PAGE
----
Internship student, July, 2016

Internship student, July, 2016 (Heterologous expression, purification and activity test of lignin degrading enzymes): a bachelor student from RWTH Aachen University participated in a one-week long training in our labs under my supervision carrying out the heterologous expression, purification and activity tests of a bacterial laccase which is one of the most important lignin-degrading enzymes.

My Secondment in CAT Catalysis Center, November, 2016

Secondment took place at the CAT Catalytic Center in collaboration with RWTH Aachen University in Germany. I have learnt methods of lignin isolation from various plant biomass, as well as lignin model compound cleavage analytics. The secondment was very beneficial for understanding lignin chemistry in more detail. My chemistry colleagues thought me a lot, and I am grateful for valuable learning experience.

Outreach Activities By Khaled Khalili, Utrecht University, January, 2017

In June 2016, I have been interviewed by the DBU. DUB is The Digital University Journal, which is an independent media of the University of Utrecht. The interview was an opportunity to introduce me, my research, and the SubiCat training network to the people. Following is the interview:
Who are you and what you do?
My name is Khaled a PhD candidate in the Inorganic Chemistry and Catalysis group. I am working on the development and validation of in-situ multi-modal spectroscopy approach, combining Raman, IR, UV-Vis, for monitoring biomass (lignin) depolymerization and valorization processes at high temperatures and pressures, and monitoring catalyst performance and deactivation under relevant reaction conditions.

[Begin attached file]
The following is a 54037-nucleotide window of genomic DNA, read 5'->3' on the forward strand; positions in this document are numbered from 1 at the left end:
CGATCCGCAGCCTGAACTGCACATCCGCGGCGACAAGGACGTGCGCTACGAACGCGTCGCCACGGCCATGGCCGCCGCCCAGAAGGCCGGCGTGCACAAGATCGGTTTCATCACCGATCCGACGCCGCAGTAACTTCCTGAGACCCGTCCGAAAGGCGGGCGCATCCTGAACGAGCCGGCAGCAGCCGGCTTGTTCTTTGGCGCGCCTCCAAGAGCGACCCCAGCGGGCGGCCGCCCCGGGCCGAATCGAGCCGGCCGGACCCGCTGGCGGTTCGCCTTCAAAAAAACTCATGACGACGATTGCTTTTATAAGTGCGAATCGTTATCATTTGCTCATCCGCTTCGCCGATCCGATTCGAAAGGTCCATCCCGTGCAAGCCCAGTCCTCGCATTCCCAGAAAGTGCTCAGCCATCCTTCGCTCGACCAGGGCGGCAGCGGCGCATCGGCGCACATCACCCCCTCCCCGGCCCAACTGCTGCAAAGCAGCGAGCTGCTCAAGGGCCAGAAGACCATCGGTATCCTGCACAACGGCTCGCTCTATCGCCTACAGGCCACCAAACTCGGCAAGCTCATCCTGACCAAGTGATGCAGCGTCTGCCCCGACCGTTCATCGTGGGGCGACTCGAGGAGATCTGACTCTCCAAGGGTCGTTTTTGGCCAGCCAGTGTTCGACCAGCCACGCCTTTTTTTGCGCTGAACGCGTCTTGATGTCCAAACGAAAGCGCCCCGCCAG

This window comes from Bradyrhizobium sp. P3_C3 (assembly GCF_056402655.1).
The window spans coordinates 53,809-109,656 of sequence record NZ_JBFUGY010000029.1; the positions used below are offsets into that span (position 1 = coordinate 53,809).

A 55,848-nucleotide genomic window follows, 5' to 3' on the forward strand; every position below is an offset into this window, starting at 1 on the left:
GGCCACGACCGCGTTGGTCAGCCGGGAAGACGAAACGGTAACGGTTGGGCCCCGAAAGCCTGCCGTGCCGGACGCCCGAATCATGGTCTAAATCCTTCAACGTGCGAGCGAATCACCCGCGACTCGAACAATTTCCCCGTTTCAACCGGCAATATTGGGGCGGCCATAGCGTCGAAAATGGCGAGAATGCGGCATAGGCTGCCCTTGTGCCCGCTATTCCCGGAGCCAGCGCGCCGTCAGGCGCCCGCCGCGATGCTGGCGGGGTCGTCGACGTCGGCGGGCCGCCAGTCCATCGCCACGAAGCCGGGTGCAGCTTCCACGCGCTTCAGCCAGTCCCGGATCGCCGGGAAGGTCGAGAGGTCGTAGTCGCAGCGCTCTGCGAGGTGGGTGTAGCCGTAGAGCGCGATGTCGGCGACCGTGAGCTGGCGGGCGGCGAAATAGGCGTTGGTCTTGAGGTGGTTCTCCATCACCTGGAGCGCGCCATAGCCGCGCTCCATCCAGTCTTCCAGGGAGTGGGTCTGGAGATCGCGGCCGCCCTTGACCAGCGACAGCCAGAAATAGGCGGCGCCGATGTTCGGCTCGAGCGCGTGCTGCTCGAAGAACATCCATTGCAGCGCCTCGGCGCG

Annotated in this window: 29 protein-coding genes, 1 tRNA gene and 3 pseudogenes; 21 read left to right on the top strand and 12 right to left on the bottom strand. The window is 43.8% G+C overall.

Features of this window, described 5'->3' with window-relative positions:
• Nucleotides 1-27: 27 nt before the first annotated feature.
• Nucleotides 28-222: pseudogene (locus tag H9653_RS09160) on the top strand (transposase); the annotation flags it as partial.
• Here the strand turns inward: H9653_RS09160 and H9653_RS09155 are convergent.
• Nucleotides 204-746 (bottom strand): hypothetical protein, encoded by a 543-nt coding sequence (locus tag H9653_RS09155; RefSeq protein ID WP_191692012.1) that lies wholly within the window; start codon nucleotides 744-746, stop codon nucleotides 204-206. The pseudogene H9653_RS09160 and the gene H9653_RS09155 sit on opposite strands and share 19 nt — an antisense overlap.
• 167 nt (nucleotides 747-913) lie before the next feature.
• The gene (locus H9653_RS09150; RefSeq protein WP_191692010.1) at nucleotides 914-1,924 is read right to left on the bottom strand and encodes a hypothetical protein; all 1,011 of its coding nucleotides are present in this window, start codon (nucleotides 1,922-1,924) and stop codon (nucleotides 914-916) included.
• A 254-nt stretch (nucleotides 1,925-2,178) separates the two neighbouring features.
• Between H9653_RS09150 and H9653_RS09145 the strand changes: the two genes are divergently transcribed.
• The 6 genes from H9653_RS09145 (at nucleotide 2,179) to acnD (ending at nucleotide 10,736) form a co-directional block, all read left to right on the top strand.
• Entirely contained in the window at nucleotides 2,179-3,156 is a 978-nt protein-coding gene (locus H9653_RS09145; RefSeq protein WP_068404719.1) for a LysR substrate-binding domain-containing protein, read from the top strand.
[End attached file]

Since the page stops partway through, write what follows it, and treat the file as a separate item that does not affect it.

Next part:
Due to the complexity and multivariate nature of the obtained in-situ spectroscopic data, advanced chemometrics techniques are employed to extract detailed qualitative and quantitative chemical information from the spectroscopic data.
Where is this workplace?
This is the high-pressure lab located on the 4th floor of David de Wied building. This lab is specially equipped and designed to work with high-pressure high-temperature systems.

Press interview: Interview with the Digital University Journal (DUB), June 2106 (ESR9: Khaled Khalili)

Download interview

Online interview of the project aims at dub.uu.com (ESR4: Antonio Martinez Pascual)

Download interview

SuBiCat activities on occasions

  • J. G. de Vries, “Catalytic Conversion of Renewable Resources into Bulk and Fine Chemicals” Invited Lecture at Tsinghua University, Beijing, China, October 2015.
  • J. G. de Vries, “Catalytic Conversion of Renewable Resources into Bulk and Fine Chemicals”, Invited lecture at the Technische Universität Dortmund, Germany, November 2015.
  • J. G. de Vries, “Catalytic Conversion of Renewable Resources into Bulk and Fine Chemicals”, Invited lecture at the Universität Regensburg, Germany, December 2015.
  • J. G. de Vries, “Catalytic Conversion of Renewable Resources into Bulk and Fine Chemicals”, Invited lecture at Pacifichem, Honolulu, USA, December 2015.
  • J. G. de Vries, “Catalytic Conversion of Renewable Resources into Bulk & Fine Chemicals” Invited lecture at Symposium "New trends in Inorganic Chemistry” Mexico City, Mexico, March 2016.
  • J. G. de Vries, “Low Temperature Depolymerisation of Lignin. Where are the Bottlenecks?” Invited lecture at the 4th Tailor made Fuels from Biomass Symposium, Aachen, June 2016.
  • J. G. de Vries, “New Fine Chemical Building Blocks from Lignin via Stabilisation of Reactive Intermediates from the 2-Acidolysis Pathway.” Invited lecture at Symposium Frontiers in Biorefining 2016, St. Simon’s Island, GA, USA, November 2016
  • J. G. de Vries, “Catalytic Conversion of Renewable Resources into Bulk and Fine Chemicals” Invited lecture at Universität Hamburg, Germany, December 2016
  • J. G. de Vries, “New Fine Chemical Building Blocks from Lignin via Stabilisation of Reactive Intermediates of the C-2 Acidolyisis Pathway”, Invited lecture at ACS Spring meeting, San Francisco, USA, April 2017.